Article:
In its 27 years, the London-based music magazine The Wire—whose function has been to treat German composer Karlheinz Stockhausen, astral-jazz shaman Sun Ra, and dubstep pioneer Kode9 as pop stars—has found an enviable niche as one of the few newsstand titles in its league continuing to thrive as more mainstream-minded titles go belly-up. Besides catering to a hard core of music lovers who think there’s more to life and listening than the umpteenth Beatles cover story, The Wire runs essential regular features like Invisible Jukebox (name-that-tune sessions that expand into discussions of the interviewee’s career and history) and The Primer, discussions of essential recordings of artists, scenes, or styles that act simultaneously as career-arc essays and annotated buyer’s guides.
The Wire Primers collects 19 Primers from the magazine’s pages, expanding and updating several and adding three new ones: Nick Cain on noise, Edwin Pouncey on Frank Zappa And The Mothers Of Invention, and Philip Clark on improv guitarist Derek Bailey. They present the magazine at its most user-friendly: For those not already familiar with the acts in question, these are good ways to get there, especially when it comes to artists whose catalogs are bulging, bumptious things begging for explication, like Sun Ra (written up by John Szwed, his definitive biographer) and The Fall (discussed by Stewart Lee). Szwed is especially lucid, offering both a coherent overview of a notoriously all-over-the-place artist, and explicating how Sun Ra’s studio-centric production approach helped him cross over to rock fans.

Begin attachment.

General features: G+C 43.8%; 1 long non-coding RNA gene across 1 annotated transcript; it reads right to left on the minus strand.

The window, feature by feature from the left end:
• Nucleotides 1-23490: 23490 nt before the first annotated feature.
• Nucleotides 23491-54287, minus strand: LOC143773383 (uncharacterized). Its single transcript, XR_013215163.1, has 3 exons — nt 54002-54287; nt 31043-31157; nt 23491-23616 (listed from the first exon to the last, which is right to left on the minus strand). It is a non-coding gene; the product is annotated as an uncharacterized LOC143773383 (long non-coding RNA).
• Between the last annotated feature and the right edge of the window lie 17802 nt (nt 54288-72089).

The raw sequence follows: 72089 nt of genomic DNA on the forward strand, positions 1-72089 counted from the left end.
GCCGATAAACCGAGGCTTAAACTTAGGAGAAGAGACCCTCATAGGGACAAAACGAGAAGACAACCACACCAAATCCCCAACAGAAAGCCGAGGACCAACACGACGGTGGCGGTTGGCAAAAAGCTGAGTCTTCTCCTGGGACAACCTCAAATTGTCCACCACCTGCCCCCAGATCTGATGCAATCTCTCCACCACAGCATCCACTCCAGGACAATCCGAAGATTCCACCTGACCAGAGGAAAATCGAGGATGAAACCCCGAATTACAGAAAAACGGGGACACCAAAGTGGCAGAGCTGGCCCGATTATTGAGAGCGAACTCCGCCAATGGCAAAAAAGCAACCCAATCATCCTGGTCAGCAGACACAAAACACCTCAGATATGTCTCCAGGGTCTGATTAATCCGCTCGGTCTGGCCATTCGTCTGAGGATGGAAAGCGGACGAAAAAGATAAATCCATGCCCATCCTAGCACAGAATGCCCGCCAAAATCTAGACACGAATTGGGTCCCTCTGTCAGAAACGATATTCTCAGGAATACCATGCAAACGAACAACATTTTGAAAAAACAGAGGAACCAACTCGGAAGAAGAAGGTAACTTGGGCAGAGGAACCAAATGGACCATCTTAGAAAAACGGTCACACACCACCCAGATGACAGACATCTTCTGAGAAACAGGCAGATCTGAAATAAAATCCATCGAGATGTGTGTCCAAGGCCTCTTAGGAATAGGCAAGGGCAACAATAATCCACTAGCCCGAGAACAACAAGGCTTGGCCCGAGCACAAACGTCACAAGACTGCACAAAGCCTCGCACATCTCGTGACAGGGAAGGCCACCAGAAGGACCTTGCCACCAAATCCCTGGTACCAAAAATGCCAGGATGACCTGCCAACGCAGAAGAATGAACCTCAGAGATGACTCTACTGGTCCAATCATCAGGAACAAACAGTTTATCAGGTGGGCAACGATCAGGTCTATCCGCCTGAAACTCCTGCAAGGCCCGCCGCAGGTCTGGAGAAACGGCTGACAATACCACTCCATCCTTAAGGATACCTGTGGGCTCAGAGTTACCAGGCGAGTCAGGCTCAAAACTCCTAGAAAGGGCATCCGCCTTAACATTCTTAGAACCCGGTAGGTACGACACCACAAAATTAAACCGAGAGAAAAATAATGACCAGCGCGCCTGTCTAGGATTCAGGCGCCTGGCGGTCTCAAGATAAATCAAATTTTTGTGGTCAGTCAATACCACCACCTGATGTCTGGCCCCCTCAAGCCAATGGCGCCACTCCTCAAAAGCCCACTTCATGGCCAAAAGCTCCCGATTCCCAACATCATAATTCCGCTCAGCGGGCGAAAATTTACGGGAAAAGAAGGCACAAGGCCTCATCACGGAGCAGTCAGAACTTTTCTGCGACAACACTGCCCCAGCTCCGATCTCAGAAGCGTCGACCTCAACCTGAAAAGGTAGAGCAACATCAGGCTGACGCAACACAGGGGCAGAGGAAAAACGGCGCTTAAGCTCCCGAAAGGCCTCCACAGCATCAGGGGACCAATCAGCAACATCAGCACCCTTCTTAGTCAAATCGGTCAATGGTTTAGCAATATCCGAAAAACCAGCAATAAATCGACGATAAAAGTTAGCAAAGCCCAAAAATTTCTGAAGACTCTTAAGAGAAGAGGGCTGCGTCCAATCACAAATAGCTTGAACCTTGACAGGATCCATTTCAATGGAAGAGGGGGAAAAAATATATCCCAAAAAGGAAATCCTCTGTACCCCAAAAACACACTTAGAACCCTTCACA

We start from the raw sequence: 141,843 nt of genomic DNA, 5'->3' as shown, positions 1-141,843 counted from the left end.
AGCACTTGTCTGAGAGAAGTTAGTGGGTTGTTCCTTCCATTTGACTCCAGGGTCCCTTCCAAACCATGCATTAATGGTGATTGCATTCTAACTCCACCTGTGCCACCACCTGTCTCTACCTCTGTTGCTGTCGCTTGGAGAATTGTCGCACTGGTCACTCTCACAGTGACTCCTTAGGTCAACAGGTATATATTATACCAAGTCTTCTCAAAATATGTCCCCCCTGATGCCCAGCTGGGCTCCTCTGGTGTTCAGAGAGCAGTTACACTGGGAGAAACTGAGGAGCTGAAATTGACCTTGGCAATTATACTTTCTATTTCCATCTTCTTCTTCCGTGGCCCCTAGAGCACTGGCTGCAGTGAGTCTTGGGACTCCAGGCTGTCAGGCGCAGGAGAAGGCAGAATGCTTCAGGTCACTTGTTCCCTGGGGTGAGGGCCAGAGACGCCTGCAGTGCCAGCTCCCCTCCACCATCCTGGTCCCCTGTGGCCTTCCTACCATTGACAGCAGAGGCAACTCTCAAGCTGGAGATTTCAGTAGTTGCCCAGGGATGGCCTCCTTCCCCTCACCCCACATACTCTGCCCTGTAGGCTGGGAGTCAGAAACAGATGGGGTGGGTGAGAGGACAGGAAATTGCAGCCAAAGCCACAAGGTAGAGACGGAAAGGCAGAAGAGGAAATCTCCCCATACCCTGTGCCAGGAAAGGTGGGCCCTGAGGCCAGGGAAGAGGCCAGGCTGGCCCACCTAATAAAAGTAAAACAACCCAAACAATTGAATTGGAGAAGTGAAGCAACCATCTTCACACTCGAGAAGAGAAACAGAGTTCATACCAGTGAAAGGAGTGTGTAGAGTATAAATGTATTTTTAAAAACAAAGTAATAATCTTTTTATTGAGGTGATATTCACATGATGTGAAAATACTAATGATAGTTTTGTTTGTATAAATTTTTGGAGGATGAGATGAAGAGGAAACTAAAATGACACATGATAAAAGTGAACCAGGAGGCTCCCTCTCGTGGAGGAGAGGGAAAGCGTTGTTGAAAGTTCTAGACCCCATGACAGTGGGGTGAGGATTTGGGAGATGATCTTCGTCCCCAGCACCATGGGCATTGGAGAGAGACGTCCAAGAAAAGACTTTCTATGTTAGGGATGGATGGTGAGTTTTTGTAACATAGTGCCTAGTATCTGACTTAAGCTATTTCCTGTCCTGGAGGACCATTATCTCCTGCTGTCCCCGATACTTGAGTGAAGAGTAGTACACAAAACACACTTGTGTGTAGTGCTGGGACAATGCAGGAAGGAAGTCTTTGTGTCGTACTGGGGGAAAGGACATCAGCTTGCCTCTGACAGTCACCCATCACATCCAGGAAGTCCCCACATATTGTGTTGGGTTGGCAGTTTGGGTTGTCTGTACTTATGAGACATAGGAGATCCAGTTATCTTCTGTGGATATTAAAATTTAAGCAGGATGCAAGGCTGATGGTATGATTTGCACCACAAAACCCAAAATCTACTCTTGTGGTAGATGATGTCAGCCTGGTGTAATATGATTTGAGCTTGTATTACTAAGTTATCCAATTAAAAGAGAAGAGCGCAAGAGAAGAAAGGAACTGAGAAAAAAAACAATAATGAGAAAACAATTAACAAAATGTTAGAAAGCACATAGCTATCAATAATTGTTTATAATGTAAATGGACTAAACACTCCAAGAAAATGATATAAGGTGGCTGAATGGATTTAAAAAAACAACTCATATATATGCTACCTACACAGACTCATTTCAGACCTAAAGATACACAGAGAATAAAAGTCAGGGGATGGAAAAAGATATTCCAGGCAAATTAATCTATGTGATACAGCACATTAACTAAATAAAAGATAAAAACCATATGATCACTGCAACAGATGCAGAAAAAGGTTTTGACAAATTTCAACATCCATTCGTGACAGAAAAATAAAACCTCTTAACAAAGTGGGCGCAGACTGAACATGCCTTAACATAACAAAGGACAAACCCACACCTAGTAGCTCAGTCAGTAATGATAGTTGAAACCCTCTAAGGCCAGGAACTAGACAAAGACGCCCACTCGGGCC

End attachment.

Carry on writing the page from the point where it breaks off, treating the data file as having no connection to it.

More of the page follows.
The book’s two MVPs are Clark and Peter Shapiro. Clark, who covers Bailey, London improv pioneers AMM, and avant-garde composer Iannis Xenakis, writes clearly, sharply, and without condescension about what can be difficult music. His subjects are somewhat obscure, but Clark never is. Shapiro, who tackles turntablism, Fela Kuti, and James Brown, works in the opposite manner: His written rhythms are as agitated as his those of subjects, and he wields hyperbole like a pool cue, as when he declares that 1971’s “Je’nwi Temi (Don’t Gag Me)” contains “the best percussion of any Fela record (and that’s saying a lot for a group that distinguished between the lead and two ‘rhythm’ conga players).” Here’s hoping Shapiro’s excellent Primers on P-Funk and the Roland TB-303 (the synth responsible for house and techno’s “acid” squelch) make it into the next volume.